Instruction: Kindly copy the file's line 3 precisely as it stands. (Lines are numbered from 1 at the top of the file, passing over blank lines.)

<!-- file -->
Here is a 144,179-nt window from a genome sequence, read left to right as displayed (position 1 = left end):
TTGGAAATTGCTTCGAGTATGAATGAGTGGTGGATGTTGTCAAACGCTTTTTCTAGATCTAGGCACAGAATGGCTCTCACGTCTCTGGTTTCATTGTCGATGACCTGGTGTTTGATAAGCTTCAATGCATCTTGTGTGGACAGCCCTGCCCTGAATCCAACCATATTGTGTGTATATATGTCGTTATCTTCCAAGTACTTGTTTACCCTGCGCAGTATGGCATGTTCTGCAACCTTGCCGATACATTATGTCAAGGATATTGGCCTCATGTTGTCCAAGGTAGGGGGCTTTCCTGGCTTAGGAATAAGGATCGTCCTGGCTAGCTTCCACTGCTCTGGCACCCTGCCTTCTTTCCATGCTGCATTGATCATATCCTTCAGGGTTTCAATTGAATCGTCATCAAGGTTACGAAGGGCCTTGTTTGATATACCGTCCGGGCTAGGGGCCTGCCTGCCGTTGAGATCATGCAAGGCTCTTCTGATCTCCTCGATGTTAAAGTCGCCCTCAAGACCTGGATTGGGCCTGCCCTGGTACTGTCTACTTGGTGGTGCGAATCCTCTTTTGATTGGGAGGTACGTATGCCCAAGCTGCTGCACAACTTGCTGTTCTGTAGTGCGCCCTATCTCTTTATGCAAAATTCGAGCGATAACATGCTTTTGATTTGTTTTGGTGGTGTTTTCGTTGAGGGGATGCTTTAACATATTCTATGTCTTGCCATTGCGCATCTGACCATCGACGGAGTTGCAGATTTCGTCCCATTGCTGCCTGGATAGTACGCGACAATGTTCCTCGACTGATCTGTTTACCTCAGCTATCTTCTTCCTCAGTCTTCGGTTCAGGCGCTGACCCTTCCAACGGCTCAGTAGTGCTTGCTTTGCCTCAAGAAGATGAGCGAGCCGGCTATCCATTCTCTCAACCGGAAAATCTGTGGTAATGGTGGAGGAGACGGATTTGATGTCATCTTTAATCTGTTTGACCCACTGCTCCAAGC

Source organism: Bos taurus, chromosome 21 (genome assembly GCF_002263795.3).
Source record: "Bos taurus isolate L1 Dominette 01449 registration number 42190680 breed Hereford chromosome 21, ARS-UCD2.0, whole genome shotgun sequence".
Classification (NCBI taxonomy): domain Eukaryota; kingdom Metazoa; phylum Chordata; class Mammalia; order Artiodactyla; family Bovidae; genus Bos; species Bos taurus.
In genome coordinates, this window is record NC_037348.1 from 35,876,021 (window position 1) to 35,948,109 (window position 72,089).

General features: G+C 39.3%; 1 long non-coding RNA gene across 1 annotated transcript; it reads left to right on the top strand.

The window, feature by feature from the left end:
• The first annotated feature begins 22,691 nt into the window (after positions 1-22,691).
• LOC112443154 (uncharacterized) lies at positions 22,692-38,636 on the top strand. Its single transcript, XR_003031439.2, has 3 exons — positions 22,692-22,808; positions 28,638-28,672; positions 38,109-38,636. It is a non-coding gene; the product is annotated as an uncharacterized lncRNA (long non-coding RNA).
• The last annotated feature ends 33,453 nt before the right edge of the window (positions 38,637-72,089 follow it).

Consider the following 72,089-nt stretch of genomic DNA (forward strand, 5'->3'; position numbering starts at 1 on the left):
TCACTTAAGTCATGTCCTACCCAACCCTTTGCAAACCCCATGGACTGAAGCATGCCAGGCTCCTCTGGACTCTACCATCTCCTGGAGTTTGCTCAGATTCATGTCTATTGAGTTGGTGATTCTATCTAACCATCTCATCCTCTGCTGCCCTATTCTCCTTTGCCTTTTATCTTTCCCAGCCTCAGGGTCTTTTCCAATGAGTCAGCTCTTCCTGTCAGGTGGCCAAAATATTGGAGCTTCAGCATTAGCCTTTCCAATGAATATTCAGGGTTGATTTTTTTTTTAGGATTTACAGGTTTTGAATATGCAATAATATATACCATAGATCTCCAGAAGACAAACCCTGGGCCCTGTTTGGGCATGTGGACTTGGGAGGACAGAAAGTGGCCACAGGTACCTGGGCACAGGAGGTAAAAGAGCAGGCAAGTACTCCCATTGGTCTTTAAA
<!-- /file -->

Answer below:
Source organism: Bos taurus, chromosome 21 (genome assembly GCF_002263795.3).